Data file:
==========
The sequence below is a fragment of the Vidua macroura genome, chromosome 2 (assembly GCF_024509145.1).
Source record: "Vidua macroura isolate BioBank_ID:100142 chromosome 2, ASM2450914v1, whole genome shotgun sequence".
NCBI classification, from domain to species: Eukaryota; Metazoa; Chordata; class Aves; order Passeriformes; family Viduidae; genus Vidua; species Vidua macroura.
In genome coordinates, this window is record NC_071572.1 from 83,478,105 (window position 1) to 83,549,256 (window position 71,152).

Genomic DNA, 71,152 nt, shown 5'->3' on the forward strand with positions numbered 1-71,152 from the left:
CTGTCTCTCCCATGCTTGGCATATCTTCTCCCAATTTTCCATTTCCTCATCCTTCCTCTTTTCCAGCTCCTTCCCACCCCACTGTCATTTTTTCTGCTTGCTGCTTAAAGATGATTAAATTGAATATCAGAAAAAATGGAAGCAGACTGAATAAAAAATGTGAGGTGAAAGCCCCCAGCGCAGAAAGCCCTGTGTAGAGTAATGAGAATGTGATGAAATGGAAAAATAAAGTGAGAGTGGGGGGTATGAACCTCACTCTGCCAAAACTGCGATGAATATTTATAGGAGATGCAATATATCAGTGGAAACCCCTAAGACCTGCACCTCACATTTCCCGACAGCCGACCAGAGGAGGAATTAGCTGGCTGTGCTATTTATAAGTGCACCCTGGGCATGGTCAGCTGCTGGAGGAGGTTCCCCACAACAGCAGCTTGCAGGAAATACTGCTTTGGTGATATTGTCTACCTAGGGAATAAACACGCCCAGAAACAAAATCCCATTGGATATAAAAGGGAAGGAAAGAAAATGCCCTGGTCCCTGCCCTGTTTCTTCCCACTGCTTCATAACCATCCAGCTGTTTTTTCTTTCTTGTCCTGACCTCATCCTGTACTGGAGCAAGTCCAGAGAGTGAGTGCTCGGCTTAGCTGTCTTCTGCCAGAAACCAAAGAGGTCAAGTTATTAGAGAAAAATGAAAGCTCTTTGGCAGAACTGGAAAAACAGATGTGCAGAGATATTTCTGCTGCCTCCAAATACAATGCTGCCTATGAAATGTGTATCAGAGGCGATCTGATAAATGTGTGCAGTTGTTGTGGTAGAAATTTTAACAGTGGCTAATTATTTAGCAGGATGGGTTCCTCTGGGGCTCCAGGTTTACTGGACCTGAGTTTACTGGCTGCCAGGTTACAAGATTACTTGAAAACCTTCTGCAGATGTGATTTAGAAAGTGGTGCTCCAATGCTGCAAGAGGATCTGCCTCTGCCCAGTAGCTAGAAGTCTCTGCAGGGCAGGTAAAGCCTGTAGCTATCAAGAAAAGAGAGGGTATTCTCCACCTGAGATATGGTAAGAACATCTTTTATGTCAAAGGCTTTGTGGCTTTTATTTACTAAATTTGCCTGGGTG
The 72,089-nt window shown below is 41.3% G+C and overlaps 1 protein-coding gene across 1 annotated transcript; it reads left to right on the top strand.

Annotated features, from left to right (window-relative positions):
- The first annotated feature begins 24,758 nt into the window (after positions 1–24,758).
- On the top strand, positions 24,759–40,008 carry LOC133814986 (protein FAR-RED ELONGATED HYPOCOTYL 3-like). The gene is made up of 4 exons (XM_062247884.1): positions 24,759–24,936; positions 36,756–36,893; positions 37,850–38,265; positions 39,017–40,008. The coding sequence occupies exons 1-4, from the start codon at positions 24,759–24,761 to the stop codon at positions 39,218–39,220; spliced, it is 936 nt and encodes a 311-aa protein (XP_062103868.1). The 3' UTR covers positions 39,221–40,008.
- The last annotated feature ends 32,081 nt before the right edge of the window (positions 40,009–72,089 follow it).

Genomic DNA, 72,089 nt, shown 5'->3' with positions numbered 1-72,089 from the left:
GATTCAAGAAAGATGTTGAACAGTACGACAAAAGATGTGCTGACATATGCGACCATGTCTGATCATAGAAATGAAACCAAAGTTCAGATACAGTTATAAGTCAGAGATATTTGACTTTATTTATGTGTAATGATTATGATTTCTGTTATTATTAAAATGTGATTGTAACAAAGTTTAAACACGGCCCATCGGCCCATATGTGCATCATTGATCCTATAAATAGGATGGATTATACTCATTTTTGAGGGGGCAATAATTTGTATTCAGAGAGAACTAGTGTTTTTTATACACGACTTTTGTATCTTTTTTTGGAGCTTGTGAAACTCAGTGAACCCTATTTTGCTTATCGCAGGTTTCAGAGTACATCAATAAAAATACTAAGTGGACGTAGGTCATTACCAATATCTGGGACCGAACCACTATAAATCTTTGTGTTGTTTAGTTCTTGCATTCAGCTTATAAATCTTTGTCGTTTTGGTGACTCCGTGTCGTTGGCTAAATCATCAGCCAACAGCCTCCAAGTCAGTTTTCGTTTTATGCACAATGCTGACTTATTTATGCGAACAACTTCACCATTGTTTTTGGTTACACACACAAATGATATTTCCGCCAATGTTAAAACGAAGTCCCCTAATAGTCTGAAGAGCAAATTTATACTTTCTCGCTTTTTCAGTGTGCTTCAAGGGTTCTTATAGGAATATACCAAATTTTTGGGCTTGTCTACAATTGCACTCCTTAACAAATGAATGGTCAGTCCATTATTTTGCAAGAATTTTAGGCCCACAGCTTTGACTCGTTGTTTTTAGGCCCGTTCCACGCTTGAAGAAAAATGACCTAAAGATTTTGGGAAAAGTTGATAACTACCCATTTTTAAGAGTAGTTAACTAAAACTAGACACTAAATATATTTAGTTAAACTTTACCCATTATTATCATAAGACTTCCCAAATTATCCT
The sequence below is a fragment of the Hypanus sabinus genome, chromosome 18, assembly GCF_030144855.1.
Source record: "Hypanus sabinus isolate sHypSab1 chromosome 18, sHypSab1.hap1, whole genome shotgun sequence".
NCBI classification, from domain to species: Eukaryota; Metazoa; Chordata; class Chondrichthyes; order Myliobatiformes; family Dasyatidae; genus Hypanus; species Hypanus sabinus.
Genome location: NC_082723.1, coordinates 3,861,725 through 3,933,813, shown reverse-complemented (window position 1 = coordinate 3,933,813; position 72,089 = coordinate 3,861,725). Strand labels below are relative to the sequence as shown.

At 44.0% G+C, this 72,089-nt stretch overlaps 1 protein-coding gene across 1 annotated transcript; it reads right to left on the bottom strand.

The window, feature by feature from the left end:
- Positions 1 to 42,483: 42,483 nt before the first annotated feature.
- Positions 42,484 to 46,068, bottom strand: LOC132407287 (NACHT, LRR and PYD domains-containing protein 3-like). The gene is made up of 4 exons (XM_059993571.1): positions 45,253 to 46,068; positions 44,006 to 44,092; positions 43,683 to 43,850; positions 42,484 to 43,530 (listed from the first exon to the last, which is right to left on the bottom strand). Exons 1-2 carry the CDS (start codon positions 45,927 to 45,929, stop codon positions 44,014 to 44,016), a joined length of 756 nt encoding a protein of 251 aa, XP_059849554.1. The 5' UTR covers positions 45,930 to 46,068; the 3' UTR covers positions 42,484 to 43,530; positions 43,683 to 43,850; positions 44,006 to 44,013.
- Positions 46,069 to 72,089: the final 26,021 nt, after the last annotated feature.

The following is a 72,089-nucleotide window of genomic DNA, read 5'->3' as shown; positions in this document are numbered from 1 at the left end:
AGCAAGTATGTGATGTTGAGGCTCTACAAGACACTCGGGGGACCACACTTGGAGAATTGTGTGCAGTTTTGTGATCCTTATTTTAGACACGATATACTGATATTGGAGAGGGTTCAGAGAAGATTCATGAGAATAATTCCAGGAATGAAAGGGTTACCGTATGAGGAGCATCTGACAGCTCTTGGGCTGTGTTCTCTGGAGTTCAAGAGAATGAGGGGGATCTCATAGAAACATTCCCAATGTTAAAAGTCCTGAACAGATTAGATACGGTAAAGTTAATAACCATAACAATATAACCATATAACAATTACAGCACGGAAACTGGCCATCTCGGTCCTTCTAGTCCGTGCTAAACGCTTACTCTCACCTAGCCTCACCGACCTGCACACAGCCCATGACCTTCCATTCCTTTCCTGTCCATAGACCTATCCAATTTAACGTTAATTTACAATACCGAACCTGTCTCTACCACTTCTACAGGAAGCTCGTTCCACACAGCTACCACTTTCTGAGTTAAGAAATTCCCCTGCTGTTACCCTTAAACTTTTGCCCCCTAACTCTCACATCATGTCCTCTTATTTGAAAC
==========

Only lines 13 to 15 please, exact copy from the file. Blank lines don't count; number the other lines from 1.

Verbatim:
GATTCAAGAAAGATGTTGAACAGTACGACAAAAGATGTGCTGACATATGCGACCATGTCTGATCATAGAAATGAAACCAAAGTTCAGATACAGTTATAAGTCAGAGATATTTGACTTTATTTATGTGTAATGATTATGATTTCTGTTATTATTAAAATGTGATTGTAACAAAGTTTAAACACGGCCCATCGGCCCATATGTGCATCATTGATCCTATAAATAGGATGGATTATACTCATTTTTGAGGGGGCAATAATTTGTATTCAGAGAGAACTAGTGTTTTTTATACACGACTTTTGTATCTTTTTTTGGAGCTTGTGAAACTCAGTGAACCCTATTTTGCTTATCGCAGGTTTCAGAGTACATCAATAAAAATACTAAGTGGACGTAGGTCATTACCAATATCTGGGACCGAACCACTATAAATCTTTGTGTTGTTTAGTTCTTGCATTCAGCTTATAAATCTTTGTCGTTTTGGTGACTCCGTGTCGTTGGCTAAATCATCAGCCAACAGCCTCCAAGTCAGTTTTCGTTTTATGCACAATGCTGACTTATTTATGCGAACAACTTCACCATTGTTTTTGGTTACACACACAAATGATATTTCCGCCAATGTTAAAACGAAGTCCCCTAATAGTCTGAAGAGCAAATTTATACTTTCTCGCTTTTTCAGTGTGCTTCAAGGGTTCTTATAGGAATATACCAAATTTTTGGGCTTGTCTACAATTGCACTCCTTAACAAATGAATGGTCAGTCCATTATTTTGCAAGAATTTTAGGCCCACAGCTTTGACTCGTTGTTTTTAGGCCCGTTCCACGCTTGAAGAAAAATGACCTAAAGATTTTGGGAAAAGTTGATAACTACCCATTTTTAAGAGTAGTTAACTAAAACTAGACACTAAATATATTTAGTTAAACTTTACCCATTATTATCATAAGACTTCCCAAATTATCCT
The sequence below is a fragment of the Hypanus sabinus genome, chromosome 18, assembly GCF_030144855.1.
Source record: "Hypanus sabinus isolate sHypSab1 chromosome 18, sHypSab1.hap1, whole genome shotgun sequence".